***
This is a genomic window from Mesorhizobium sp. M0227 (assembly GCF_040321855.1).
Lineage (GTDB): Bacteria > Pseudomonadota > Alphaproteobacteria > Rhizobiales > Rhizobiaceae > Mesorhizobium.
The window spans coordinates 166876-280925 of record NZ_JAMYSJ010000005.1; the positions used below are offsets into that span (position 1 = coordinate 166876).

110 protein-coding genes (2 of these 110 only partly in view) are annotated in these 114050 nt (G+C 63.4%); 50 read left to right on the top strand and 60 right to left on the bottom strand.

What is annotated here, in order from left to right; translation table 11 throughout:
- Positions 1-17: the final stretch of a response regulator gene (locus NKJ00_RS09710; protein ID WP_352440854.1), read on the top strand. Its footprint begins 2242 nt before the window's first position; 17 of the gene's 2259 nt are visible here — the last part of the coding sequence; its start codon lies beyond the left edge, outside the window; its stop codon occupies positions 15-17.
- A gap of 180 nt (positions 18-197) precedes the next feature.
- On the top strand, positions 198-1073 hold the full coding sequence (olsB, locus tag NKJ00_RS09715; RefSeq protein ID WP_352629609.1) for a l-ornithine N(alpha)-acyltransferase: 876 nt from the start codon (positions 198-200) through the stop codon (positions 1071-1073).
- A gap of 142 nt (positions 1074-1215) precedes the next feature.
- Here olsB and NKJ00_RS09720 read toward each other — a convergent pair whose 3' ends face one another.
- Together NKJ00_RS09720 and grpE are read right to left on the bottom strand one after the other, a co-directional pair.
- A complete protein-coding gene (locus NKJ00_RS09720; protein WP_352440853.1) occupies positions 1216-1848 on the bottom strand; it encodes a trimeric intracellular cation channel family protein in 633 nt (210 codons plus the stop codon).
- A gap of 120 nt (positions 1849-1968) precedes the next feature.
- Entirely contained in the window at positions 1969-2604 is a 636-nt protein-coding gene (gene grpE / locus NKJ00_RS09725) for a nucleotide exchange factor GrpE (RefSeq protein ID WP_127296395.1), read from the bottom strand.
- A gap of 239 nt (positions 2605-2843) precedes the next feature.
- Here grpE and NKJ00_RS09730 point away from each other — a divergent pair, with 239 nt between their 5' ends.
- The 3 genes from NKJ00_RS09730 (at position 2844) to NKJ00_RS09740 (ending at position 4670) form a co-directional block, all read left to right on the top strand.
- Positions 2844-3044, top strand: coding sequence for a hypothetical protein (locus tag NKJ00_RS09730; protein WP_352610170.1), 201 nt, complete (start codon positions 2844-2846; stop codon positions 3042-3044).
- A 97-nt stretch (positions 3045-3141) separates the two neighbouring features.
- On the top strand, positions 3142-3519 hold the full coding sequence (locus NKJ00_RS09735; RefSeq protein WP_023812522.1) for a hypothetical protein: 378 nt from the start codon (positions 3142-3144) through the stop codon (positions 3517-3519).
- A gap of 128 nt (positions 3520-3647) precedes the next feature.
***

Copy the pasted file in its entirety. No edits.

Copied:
This is a genomic window from Mesorhizobium sp. M0227 (assembly GCF_040321855.1).
Lineage (GTDB): Bacteria > Pseudomonadota > Alphaproteobacteria > Rhizobiales > Rhizobiaceae > Mesorhizobium.
The window spans coordinates 166876-280925 of record NZ_JAMYSJ010000005.1; the positions used below are offsets into that span (position 1 = coordinate 166876).

110 protein-coding genes (2 of these 110 only partly in view) are annotated in these 114050 nt (G+C 63.4%); 50 read left to right on the top strand and 60 right to left on the bottom strand.

What is annotated here, in order from left to right; translation table 11 throughout:
- Positions 1-17: the final stretch of a response regulator gene (locus NKJ00_RS09710; protein ID WP_352440854.1), read on the top strand. Its footprint begins 2242 nt before the window's first position; 17 of the gene's 2259 nt are visible here — the last part of the coding sequence; its start codon lies beyond the left edge, outside the window; its stop codon occupies positions 15-17.
- A gap of 180 nt (positions 18-197) precedes the next feature.
- On the top strand, positions 198-1073 hold the full coding sequence (olsB, locus tag NKJ00_RS09715; RefSeq protein ID WP_352629609.1) for a l-ornithine N(alpha)-acyltransferase: 876 nt from the start codon (positions 198-200) through the stop codon (positions 1071-1073).
- A gap of 142 nt (positions 1074-1215) precedes the next feature.
- Here olsB and NKJ00_RS09720 read toward each other — a convergent pair whose 3' ends face one another.
- Together NKJ00_RS09720 and grpE are read right to left on the bottom strand one after the other, a co-directional pair.
- A complete protein-coding gene (locus NKJ00_RS09720; protein WP_352440853.1) occupies positions 1216-1848 on the bottom strand; it encodes a trimeric intracellular cation channel family protein in 633 nt (210 codons plus the stop codon).
- A gap of 120 nt (positions 1849-1968) precedes the next feature.
- Entirely contained in the window at positions 1969-2604 is a 636-nt protein-coding gene (gene grpE / locus NKJ00_RS09725) for a nucleotide exchange factor GrpE (RefSeq protein ID WP_127296395.1), read from the bottom strand.
- A gap of 239 nt (positions 2605-2843) precedes the next feature.
- Here grpE and NKJ00_RS09730 point away from each other — a divergent pair, with 239 nt between their 5' ends.
- The 3 genes from NKJ00_RS09730 (at position 2844) to NKJ00_RS09740 (ending at position 4670) form a co-directional block, all read left to right on the top strand.
- Positions 2844-3044, top strand: coding sequence for a hypothetical protein (locus tag NKJ00_RS09730; protein WP_352610170.1), 201 nt, complete (start codon positions 2844-2846; stop codon positions 3042-3044).
- A 97-nt stretch (positions 3045-3141) separates the two neighbouring features.
- On the top strand, positions 3142-3519 hold the full coding sequence (locus NKJ00_RS09735; RefSeq protein WP_023812522.1) for a hypothetical protein: 378 nt from the start codon (positions 3142-3144) through the stop codon (positions 3517-3519).
- A gap of 128 nt (positions 3520-3647) precedes the next feature.